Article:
Scotland experienced the joint biggest fall (along with Wales) in the Index of Social and Economic Wellbeing – down five places from 16th to joint 21st.
How to measure Scotland’s success? People’s quality of life should be as important as economic growth, according to Scotland’s first minister.
‘Collective wellbeing’, not GDP, will be the new defining feature of the Scottish economy, Nicola Sturgeon announced this week.
With a reverberating clash of rhetoric and reality, the FM’s speech coincides with Scotland’s sharp fall in the latest analysis of the Index of Social and Economic Wellbeing. The index – across 32 OECD countries – incorporates four of the most essential elements of wellbeing: income, education, longevity and inclusivity.
While England’s ranking has not changed between 2006 and 2018, Scotland’s fell to the lowest quartile due to a decline in education and income. However, poor life expectancy remains its ‘weakest area of performance’, according to Scottish Trends. And this poses policy decisions for the Scottish Government so all eyes will be on next month’s Scottish Budget to see how radical it really is.
“At present, the willingness across the Scottish Parliament to be radical enough to seriously reorient current spending patterns seems thin on the ground but without such profound changes then improvements in key aspects of the quality of life may fail to emerge over the next twenty years of devolution.” (John McLaren)
While it was good to see the First Minister confirming the Scottish Government’s commitment to wellbeing the day after the Index was published, the overall reaction to Scotland’s relatively poor result was less welcome.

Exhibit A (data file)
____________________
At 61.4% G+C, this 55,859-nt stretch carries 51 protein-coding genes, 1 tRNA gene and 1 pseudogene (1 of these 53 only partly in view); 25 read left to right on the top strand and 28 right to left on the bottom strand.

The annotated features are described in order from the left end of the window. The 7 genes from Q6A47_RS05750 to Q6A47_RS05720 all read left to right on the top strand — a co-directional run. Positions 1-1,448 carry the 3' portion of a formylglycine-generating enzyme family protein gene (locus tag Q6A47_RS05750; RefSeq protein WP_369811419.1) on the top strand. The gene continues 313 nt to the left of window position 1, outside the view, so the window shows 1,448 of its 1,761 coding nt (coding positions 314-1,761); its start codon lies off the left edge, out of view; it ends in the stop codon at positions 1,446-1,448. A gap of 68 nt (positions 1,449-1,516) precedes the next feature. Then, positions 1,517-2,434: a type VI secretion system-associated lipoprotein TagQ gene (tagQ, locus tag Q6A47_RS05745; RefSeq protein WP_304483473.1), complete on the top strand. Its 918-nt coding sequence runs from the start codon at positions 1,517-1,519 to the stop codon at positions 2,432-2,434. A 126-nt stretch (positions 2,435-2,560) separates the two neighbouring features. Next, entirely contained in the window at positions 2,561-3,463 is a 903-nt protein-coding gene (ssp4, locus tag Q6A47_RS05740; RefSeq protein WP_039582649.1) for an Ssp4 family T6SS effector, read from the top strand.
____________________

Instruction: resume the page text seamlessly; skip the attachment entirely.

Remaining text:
First, the Finance Secretary (Derek Mackay) – who will craft and present next month’s Budget and plans a “pro-independence” alternative GERS Report – took the opportunity to blame UK austerity for on-going problems. However, an advantage of the Index is that it looks at shifts in performance relative to other countries. In many countries the degree of austerity has been as much as or more than seen in the UK. Furthermore, in England it has obviously been as great. However, the performance of these countries, for example in education, has been notably better than in Scotland. This must, to some degree, come down to policy choices made by governments.
Second, there was no acknowledgement that the problems discussed in the paper, relating to: a weak Committee system in the Scottish Parliament; a lack of academic involvement; a dearth of think tanks; poorly funded political parties and a declining and underfunded media presence, did in fact exist. Without changes in these areas then the issue of too little scrutiny and proper evaluation will continue to disadvantage Scottish policy decision making.